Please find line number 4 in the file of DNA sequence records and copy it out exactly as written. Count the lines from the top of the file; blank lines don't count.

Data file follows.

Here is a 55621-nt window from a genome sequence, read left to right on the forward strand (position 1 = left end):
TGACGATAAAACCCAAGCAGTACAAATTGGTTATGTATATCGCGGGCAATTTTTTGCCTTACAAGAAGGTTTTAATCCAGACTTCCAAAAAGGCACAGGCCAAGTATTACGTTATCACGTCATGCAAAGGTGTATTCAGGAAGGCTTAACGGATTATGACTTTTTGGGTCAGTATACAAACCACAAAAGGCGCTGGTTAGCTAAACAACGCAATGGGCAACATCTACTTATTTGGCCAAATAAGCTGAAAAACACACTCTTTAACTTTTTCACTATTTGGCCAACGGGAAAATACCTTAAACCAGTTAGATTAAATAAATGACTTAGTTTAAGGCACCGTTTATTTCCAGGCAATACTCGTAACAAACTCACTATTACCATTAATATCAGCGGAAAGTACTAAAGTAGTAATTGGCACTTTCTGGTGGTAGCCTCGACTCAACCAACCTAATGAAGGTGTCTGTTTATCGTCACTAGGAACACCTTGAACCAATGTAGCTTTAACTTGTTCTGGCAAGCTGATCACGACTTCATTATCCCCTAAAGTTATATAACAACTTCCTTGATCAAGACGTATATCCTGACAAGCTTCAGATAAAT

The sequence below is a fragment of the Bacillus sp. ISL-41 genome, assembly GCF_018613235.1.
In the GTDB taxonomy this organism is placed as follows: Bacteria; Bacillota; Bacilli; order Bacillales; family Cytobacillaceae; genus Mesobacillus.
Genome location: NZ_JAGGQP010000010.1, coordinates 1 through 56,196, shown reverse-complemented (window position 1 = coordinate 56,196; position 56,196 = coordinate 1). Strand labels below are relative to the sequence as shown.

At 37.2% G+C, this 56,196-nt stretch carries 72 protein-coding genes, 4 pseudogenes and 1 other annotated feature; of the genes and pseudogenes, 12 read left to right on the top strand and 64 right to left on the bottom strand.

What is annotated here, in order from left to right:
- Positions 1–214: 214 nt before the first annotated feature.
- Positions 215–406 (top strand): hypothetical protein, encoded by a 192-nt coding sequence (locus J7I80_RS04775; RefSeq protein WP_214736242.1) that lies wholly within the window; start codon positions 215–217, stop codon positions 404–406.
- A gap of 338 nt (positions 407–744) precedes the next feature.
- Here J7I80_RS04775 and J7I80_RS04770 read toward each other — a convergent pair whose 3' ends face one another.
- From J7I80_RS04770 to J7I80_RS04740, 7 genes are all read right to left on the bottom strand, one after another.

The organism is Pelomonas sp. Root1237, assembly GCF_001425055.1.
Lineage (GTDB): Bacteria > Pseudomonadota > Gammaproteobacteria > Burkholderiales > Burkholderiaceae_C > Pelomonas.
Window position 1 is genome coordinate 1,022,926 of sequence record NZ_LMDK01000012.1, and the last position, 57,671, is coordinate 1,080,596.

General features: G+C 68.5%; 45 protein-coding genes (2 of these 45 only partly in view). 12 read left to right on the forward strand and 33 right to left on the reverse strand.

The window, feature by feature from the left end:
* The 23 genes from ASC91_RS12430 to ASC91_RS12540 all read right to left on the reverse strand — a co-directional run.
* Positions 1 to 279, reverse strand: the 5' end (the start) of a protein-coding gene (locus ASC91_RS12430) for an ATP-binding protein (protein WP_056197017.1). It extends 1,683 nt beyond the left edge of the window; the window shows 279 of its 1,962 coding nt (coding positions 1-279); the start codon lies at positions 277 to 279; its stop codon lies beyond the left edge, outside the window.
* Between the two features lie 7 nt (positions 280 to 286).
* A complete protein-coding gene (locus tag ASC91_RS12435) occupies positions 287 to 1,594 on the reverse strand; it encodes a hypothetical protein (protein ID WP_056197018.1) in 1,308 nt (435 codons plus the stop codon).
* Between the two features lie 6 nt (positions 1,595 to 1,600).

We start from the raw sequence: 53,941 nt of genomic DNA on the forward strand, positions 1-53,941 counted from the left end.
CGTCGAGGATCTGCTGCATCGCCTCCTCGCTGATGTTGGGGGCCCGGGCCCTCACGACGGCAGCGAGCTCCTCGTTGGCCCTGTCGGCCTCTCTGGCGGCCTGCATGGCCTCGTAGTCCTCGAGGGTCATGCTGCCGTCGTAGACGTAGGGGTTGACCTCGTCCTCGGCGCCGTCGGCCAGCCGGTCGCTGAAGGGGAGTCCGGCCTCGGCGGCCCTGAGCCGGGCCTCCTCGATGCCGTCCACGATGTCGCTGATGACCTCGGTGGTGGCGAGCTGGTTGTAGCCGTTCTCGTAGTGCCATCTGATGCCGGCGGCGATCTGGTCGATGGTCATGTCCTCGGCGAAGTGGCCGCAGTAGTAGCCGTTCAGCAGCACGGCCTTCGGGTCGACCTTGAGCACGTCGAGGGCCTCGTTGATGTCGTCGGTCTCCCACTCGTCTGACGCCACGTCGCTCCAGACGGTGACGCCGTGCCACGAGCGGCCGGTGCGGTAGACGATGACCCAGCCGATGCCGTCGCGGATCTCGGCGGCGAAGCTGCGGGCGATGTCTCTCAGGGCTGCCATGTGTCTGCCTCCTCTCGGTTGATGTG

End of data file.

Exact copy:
In the GTDB taxonomy this organism is placed as follows: Bacteria; Bacillota; Bacilli; order Bacillales; family Cytobacillaceae; genus Mesobacillus.